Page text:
Great design can help define your series, draw your listeners in, and challenge any preconceived notions they might have about shows that are backed by a brand.
5. Zero supporting content
A lack of supporting material can also stunt your corporate podcast’s growth.
Depending on your overarching content marketing strategy, you may choose to create blog posts, ebooks, or TikToks and Reels…
But no matter what kind of podcast you’ve created, it shouldn’t stand alone.
By creating other types of content within your niche of choice, you…
- Establish your team as experts in that space
- Prove your investment in the content you cover
- And invite new listeners to check out your show
Great content marketing relies on a web of related material. Your corporate series is no exception to that rule.
(Not sure what to create? Here’s a post that will help you determine the best types of content to surround your corporate show.)
6. Inconsistent episodes
Another common mistake with content of all kinds is inconsistency.
Remember, your branded podcast is part of a bigger mission to build trust and loyalty with your ideal audience, and to do that, you should aim to be reliable.
You don’t necessarily need to release several seasons of content, or even weekly episodes, but you should stick to a schedule your fans can count on.
This isn’t just about trust and consistency, though. It’s about ensuring your series isn’t forgotten by folks who could be the most loyal fans of your show..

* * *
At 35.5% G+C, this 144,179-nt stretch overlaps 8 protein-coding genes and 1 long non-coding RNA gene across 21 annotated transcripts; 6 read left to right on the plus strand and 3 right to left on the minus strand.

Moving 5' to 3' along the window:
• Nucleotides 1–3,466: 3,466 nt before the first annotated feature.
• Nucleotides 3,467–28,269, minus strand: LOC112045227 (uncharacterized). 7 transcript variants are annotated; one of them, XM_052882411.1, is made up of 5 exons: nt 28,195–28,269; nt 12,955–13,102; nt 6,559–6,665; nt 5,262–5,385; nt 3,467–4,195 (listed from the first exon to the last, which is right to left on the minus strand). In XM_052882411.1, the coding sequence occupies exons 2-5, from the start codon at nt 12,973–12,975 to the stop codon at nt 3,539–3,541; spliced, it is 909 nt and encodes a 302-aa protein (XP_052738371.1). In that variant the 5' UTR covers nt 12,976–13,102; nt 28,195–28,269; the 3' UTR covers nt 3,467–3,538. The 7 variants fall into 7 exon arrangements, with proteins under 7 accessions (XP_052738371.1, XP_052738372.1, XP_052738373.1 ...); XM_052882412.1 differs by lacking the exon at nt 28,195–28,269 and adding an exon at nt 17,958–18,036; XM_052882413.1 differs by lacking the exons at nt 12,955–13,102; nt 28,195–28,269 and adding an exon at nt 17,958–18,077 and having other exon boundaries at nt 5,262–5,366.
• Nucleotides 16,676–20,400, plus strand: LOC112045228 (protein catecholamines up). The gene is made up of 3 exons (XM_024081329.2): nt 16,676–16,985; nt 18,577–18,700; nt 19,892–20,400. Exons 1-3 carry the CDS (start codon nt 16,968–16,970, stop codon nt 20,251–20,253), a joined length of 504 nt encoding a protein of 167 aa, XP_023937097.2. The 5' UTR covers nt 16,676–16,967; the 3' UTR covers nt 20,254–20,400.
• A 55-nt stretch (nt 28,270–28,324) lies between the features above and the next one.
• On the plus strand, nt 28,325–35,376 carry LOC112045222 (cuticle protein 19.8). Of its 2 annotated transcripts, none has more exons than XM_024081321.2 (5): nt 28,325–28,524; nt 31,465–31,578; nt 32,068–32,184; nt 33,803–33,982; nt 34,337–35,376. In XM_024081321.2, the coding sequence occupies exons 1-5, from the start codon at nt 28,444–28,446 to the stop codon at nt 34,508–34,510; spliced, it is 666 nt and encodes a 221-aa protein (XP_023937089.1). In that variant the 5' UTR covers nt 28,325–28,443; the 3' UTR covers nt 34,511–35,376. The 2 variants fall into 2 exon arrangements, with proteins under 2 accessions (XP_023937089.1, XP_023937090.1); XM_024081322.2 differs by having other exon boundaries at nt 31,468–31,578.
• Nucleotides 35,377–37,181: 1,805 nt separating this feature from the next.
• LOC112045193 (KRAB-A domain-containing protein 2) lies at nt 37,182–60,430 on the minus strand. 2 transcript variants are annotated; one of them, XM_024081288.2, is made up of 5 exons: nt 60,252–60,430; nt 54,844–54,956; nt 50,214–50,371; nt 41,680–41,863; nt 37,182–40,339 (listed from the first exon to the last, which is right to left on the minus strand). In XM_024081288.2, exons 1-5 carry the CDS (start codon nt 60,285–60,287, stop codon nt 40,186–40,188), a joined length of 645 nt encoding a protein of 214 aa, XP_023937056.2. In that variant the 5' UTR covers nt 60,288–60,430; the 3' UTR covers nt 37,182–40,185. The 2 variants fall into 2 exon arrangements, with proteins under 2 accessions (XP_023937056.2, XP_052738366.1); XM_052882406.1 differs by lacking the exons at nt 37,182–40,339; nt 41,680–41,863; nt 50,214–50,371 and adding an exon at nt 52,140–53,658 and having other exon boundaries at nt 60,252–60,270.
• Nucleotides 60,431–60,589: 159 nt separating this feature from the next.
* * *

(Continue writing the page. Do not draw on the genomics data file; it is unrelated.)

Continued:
By releasing regular content, you limit the risk of them dropping off after a single episode, and increase your chances of securing a regular spot in their busy schedules.
7. Advertising in-show
Finally, we have the cardinal rule of the branded podcast world — do not make a series that sounds like it belongs on the shopping channel.
When it comes to in-podcast promos, you should lean conservative, and generally stick to your own product or service if you choose to run any kind of ad.
Yes, some brands with major corporate podcasts are able to run third-party ads, and still find success with their shows…
But proceed with caution, and if you’re not seeing the success you hoped for, advertising might be your problem.
Again, your listeners will be naturally skeptical of a podcast with a brand name behind it, and when they choose to tune into your show, you don’t want to make them regret it.
8. Going too big with your plugs
While we do encourage our clients to avoid third-party ads, you will need to plug your brand two or three times per an episode, depending on the length of your show.
That said, when we say plug, we really mean plug — no infomercials.
Concision is key here, and while you do need to make sure your audience associates your brand with your show, it’s easy to go overboard.
A quick mention at the top, end, and (sometimes) midpoint of each episode is all you need to make the connection.
As you earn your audience’s trust, you may be able to share details on new launches or promos, but less is generally more — especially in the early days of your show.
Make it count
As a society, we tend to lean picky with our attention these days — largely because we’re being pulled in so many directions at once.
If your listeners are taking a leap by tuning in at all, the time you have with them is invaluable.
A carefully executed show will help you make sure you don’t waste a second of the attention they give you.
If you really want to make your efforts count, it might be time to learn more about sparking meaningful connections with a branded podcast.